• Pay extra attention to how your website is viewable on mobile devices.
  • Create and review your content in accordance with the quality rater guidelines.

Apart from that, it is also a good idea to keep a close eye on important traffic and SEO metrics. We recommend using tools like Google Analytics and Google Search Console to monitor how your website is performing.

However, monitoring the site performance closely does not necessarily mean that you jump in every time there is a slight dip in traffic.

You can ignore small fluctuations

Google’s John Mueller recently mentioned that it is typically safe to ignore small fluctuations in search traffic and site performance. That’s because not all fluctuations are caused by something you did. Oftentimes, things change because of Google’s own “incredibly complex and interconnected systems.”

Here is how John Mueller explained it.

“Google Search includes many incredibly complex and interconnected systems. Even small changes on one side can have a surprisingly visible effect. These changes tend to even themselves out overall. But when looking at the individual parts, they can still be noticeable.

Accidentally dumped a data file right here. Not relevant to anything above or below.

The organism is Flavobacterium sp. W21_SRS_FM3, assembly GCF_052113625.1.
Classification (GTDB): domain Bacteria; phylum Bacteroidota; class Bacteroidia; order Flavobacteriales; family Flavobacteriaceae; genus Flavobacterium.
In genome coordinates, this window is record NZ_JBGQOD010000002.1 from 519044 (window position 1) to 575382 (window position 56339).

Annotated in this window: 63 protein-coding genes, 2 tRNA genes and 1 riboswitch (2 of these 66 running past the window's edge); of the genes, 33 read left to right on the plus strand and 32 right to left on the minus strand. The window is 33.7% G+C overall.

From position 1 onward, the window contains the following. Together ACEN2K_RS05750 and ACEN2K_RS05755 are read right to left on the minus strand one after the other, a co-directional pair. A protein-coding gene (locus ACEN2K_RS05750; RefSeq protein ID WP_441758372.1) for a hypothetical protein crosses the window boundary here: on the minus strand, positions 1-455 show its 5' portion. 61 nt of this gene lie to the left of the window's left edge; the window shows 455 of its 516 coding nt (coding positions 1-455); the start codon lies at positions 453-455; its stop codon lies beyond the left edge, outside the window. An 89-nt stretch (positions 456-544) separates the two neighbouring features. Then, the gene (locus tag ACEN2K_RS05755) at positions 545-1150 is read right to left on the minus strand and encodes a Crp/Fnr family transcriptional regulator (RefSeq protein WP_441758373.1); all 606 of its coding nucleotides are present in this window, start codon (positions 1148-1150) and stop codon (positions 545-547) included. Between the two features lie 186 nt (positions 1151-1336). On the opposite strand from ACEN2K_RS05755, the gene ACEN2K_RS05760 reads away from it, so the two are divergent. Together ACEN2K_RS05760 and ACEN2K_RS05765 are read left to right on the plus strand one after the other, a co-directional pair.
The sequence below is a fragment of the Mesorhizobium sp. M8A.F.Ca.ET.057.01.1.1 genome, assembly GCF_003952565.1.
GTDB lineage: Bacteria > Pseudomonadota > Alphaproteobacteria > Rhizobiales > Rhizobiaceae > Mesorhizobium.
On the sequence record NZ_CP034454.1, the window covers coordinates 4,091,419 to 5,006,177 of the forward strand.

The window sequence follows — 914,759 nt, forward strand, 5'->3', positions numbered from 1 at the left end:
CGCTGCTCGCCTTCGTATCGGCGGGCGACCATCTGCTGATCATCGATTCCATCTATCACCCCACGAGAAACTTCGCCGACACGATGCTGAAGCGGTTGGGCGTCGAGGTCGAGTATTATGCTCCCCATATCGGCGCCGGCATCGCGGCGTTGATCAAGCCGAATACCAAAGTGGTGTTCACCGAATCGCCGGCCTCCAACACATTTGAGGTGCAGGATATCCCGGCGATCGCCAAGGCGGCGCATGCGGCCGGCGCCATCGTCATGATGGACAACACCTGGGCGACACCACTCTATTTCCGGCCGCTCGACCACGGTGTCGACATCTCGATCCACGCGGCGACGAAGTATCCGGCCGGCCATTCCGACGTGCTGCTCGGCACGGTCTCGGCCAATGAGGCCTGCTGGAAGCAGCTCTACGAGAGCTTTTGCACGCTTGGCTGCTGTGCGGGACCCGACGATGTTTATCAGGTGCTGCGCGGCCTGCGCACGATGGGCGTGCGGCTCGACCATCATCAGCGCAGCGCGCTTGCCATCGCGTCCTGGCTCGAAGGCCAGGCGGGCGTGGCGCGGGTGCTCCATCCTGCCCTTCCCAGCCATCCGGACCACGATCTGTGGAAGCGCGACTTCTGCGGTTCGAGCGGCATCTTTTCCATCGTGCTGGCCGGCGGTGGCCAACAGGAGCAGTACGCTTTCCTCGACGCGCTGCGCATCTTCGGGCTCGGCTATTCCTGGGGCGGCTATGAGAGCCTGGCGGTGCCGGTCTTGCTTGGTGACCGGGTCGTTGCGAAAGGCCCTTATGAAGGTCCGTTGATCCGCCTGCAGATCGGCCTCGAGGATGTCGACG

For example, if crawling from one data center is minutely faster than usual, then that could cause changes to the content we have available for indexing. And, in turn, the content shown in search results. Perhaps you write an insightful social media post that suddenly becomes important, and our system is focused on that a bit more. Either way, any of this could cause fluctuations in the charts.”